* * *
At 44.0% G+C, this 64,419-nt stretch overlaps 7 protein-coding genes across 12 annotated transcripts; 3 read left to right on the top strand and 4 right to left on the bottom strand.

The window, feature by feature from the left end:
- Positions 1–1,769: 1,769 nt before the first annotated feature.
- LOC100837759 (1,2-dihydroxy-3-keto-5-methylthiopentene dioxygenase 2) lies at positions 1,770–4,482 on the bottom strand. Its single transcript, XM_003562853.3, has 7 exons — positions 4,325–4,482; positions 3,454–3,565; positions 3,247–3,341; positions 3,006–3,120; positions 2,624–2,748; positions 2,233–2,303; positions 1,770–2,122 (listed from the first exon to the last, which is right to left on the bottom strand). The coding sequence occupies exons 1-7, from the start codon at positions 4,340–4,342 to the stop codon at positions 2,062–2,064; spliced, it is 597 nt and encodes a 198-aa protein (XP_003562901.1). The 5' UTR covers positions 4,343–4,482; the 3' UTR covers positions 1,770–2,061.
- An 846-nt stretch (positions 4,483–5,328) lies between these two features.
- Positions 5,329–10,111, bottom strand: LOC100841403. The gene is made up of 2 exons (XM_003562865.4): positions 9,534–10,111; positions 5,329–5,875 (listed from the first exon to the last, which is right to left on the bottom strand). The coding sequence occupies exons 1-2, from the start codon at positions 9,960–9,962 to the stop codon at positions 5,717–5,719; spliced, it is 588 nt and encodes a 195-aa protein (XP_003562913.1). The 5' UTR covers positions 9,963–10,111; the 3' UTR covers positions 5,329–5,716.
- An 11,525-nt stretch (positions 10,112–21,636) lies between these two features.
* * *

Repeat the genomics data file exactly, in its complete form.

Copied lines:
At 44.0% G+C, this 64,419-nt stretch overlaps 7 protein-coding genes across 12 annotated transcripts; 3 read left to right on the top strand and 4 right to left on the bottom strand.

The window, feature by feature from the left end:
- Positions 1–1,769: 1,769 nt before the first annotated feature.
- LOC100837759 (1,2-dihydroxy-3-keto-5-methylthiopentene dioxygenase 2) lies at positions 1,770–4,482 on the bottom strand. Its single transcript, XM_003562853.3, has 7 exons — positions 4,325–4,482; positions 3,454–3,565; positions 3,247–3,341; positions 3,006–3,120; positions 2,624–2,748; positions 2,233–2,303; positions 1,770–2,122 (listed from the first exon to the last, which is right to left on the bottom strand). The coding sequence occupies exons 1-7, from the start codon at positions 4,340–4,342 to the stop codon at positions 2,062–2,064; spliced, it is 597 nt and encodes a 198-aa protein (XP_003562901.1). The 5' UTR covers positions 4,343–4,482; the 3' UTR covers positions 1,770–2,061.
- An 846-nt stretch (positions 4,483–5,328) lies between these two features.
- Positions 5,329–10,111, bottom strand: LOC100841403. The gene is made up of 2 exons (XM_003562865.4): positions 9,534–10,111; positions 5,329–5,875 (listed from the first exon to the last, which is right to left on the bottom strand). The coding sequence occupies exons 1-2, from the start codon at positions 9,960–9,962 to the stop codon at positions 5,717–5,719; spliced, it is 588 nt and encodes a 195-aa protein (XP_003562913.1). The 5' UTR covers positions 9,963–10,111; the 3' UTR covers positions 5,329–5,716.
- An 11,525-nt stretch (positions 10,112–21,636) lies between these two features.